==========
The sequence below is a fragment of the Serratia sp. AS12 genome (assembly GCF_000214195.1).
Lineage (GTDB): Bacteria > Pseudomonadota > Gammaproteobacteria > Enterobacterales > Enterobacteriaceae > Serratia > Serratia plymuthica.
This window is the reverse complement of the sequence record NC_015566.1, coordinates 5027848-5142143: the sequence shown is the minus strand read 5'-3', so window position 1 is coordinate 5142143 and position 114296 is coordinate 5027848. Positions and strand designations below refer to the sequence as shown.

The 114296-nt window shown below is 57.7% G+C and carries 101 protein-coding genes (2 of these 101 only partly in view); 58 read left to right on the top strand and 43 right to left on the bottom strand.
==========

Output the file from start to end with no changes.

The sequence below is a fragment of the Serratia sp. AS12 genome (assembly GCF_000214195.1).
Lineage (GTDB): Bacteria > Pseudomonadota > Gammaproteobacteria > Enterobacterales > Enterobacteriaceae > Serratia > Serratia plymuthica.
This window is the reverse complement of the sequence record NC_015566.1, coordinates 5027848-5142143: the sequence shown is the minus strand read 5'-3', so window position 1 is coordinate 5142143 and position 114296 is coordinate 5027848. Positions and strand designations below refer to the sequence as shown.

The 114296-nt window shown below is 57.7% G+C and carries 101 protein-coding genes (2 of these 101 only partly in view); 58 read left to right on the top strand and 43 right to left on the bottom strand.